In the years 1520-1590, the two masters of the art of Shaolin Wushu Ching Chung Dou (1522-1587) and Chi-Chi Kuang (1522-l587) further improved the Shaolin Branch of Wushu, and this branch is still being practised and held in high esteem today. Shaolin self-defence movements resemble those of various animals which are provided with natural 'gift weapons' like 'Tiger Claw', 'Eagle Claw', 'Twin Dragons fighting for Pearl', 'Crane Beak', 'Phoenix's Eye', 'Dragon Head', 'Leopard punch', and 'Himalayan Ram punch', and movements such as 'Lion Opening its mouth', 'Twin Dragons Emerging from Sea', 'Monkey Grabbing the Peach', 'Tiger Coming from Forest' and 'White Crane Preying Food'.
The words Shaolin mean 'Young Forest'. A young forest has resilience - its limbs can give with a strong wind and rebound with force. Thus is the essence of Shaolin art of self-defence. It does not advocate meeting the opponent force with force. Its basic philosophy emphasizes the ideal of giving with the adversary, to bend slightly and spring back stronger than before, to adapt oneself to the opponent's movements without striving or resisting.

In 1644 A.D., the Manchus overthrew the Ming Dynasty and established the Ching Dynasty. Many underground movements and martial arts school were formed with aim of overthrowing the foreign control of China. One of the most famous of these school was the Shaolin Temple.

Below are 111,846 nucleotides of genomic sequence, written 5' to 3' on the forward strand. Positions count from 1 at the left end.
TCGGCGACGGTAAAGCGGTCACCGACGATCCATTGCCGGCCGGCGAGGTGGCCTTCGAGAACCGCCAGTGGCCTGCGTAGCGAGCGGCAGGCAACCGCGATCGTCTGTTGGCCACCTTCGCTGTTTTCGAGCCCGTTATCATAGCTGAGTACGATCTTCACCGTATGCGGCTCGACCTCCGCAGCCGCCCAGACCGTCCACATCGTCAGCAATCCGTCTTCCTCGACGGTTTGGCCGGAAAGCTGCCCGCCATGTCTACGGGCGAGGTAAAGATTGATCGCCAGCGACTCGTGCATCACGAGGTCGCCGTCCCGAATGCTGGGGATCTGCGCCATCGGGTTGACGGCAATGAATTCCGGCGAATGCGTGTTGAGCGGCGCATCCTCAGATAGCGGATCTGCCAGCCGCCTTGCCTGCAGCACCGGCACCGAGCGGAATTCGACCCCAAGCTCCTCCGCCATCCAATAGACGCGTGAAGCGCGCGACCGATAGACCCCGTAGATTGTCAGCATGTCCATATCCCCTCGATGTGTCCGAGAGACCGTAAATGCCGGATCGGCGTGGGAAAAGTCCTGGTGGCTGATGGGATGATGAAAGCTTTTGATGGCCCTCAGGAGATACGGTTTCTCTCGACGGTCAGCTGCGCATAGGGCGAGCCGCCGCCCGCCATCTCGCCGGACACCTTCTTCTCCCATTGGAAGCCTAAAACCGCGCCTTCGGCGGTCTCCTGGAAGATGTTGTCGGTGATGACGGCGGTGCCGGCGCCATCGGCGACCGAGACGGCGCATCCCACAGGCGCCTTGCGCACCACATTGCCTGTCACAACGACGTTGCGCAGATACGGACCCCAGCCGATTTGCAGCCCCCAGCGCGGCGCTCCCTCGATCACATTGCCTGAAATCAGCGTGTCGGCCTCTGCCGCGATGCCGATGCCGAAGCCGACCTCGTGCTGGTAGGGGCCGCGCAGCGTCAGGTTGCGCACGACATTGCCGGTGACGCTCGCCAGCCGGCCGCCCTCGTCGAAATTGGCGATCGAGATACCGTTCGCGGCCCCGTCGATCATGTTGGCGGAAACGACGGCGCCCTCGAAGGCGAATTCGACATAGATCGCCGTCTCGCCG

Many former officials of the Ming Dynasty took refuge at the Shaolin Temple, disguised as monks to avoid persecution by the Manchu officials. These former officials become the expert teachers at the temple, teaching their martial arts to the disciples there. However, the Manchus got to know of their activities and their whereabouts. The Shaolin Temple was burned during during the reign of Yung Cheng (1723 - 1535) of the Ching Dynasty. A few of the former escaped and formed "Triad Societies" to prepare for the revolution.